SAN FRANCISCO -- As the NFL gears up for a yearlong celebration of its history for its 100th season, some of the stars who helped build the league into the behemoth it has become want to make sure the old-timers are no longer left behind.
For the last quarter-century, the league has had a two-tiered system when it came to pensions, paying out significantly bigger amounts to more recent retirees than the players who retired before 1993 and made considerably less money in the pre-free agency days.
If that discrepancy is going to be eliminated, those old-timers know time is running short.
"It's something that's been talked about for the last 20 years," Hall of Fame running back Franco Harris said. "It's just been talk. And no one's walked the walk yet. We have to make sure that this is just not talk this time. So when people say certain things and then they say certain things up to the time, and then it doesn't happen, it passes by and people tend to take it off the radar. But we can't take it off our radar now. So it's important that people know that. We'll focus on this. We're not going to let it go."
Harris is one of several high-profile former players who are part of a nonprofit group called Fairness for Athletes in Retirement that is fighting to get players who retired before 1993 the same level of pensions as more recent players after years of fruitless attempts at parity.
The group was encouraged by comments made by NFLPA executive director DeMaurice Smith at his annual pre-Super Bowl news conference, saying improved pensions would be a priority in upcoming labor negotiations.
"We have always reached back and improved pensions," Smith said. "I think it's smart that former players understand that we can accomplish more in improving benefits. This is a union that is never going to select a certain group of players over another group of players."
But they are waiting to see results when the union and the league negotiate the next collective bargaining agreement following the 2020 season.
According to FAIR, players who played before 1993 get about $3,000 for every year played, while current players get a pension benefit worth about three times that amount.
The old-timers have gotten only one pension increase in the past 38 years through the "legacy benefits" in the last accord in 2011 that supplemented the pensions for old-timers by between $108 and $124 monthly per credited season.
More recent retirees also get medical benefits, life insurance, a 401(k), and an annuity. But the old-timers aren't seeking any of those benefits, focusing solely on getting their pensions on equal footing with the modern players.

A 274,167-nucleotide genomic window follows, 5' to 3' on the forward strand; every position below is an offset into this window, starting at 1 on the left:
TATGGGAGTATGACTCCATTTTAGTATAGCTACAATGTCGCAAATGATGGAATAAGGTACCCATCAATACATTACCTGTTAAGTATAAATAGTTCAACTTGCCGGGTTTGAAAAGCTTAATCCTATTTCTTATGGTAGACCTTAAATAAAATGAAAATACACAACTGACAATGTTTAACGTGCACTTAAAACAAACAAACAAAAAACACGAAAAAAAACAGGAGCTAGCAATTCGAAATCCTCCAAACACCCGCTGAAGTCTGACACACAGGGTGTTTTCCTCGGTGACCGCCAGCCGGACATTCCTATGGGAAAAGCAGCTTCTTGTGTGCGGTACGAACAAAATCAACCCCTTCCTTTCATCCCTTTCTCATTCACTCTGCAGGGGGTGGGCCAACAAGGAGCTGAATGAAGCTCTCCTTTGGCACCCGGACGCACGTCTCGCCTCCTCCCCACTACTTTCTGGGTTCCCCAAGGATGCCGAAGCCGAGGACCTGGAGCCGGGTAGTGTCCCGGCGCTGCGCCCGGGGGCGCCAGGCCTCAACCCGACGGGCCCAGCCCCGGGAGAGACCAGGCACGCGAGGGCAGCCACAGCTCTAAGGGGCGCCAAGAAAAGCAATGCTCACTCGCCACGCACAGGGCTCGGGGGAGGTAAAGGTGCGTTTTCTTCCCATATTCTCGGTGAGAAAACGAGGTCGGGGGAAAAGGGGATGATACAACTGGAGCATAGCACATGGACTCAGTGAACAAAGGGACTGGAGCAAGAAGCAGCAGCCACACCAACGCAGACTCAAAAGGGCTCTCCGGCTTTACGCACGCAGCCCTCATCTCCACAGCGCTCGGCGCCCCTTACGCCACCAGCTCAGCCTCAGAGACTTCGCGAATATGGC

"Everything is off the table except the pensions," Hall of Fame guard Tom Mack said. "There are so many other things that the younger guys have, but we're just saying we need the pensions so guys can make the decisions they can for themselves."
There are approximately 3,800 players who retired before 1993 currently receiving pensions and FAIR estimates it would cost each team between $5 and $6 million a year, as well as a similar amount from the players through a reduced salary cap of less than 3 percent to achieve equity with current players.
With an average of more than 100 of the old-time players dying each year, only a fraction of those players will still be remaining if the sides do another 10-year deal without reaching pension parity.
"Most of us will be dead by then," 67-year-old Hall of Fame tight end Dave Casper said of the possibility of another decade-long deal without addressing the issue. "It's going to go away. This little bunch of us will be gone. I personally don't want anyone playing today to think that we think that they're bad guys. I don't think that they really know. I don't think they think about it. If this is an opportunity for anything, it's that they now have the opportunity to take a look at it."
While the other major North American sports leagues also pay different amounts in pensions based on when players retired, the old-time NFL players lag significantly behind their contemporaries in other sports — despite having more health problems in old age based on the physical nature of football.
FAIR said a Major League Baseball player who retired after 1980 following a 10-year career receives about $200,000 yearly at age 62, and the NBA union said a 10-year veteran who retired after 1965 receives about $225,000 a year at age 50.
The pre-1993 retirees have tried different approaches over the years to improve their pensions, including highlighting the most dire cases through the wives of struggling retirees.
Now it's a group of Hall of Famers trying to raise awareness so the public, and perhaps more importantly the current players, are aware of the plight and will prioritize pension parity in labor negotiations.
"A lot of us here in this room will be probably still OK if we don't get the pension," Casper said. "But there's a lot of guys out there that can't even afford to come here. They can't get on a plane and advocate so we're advocating for them."
For more information: www.pensionparity.com and www.pfrpa.com
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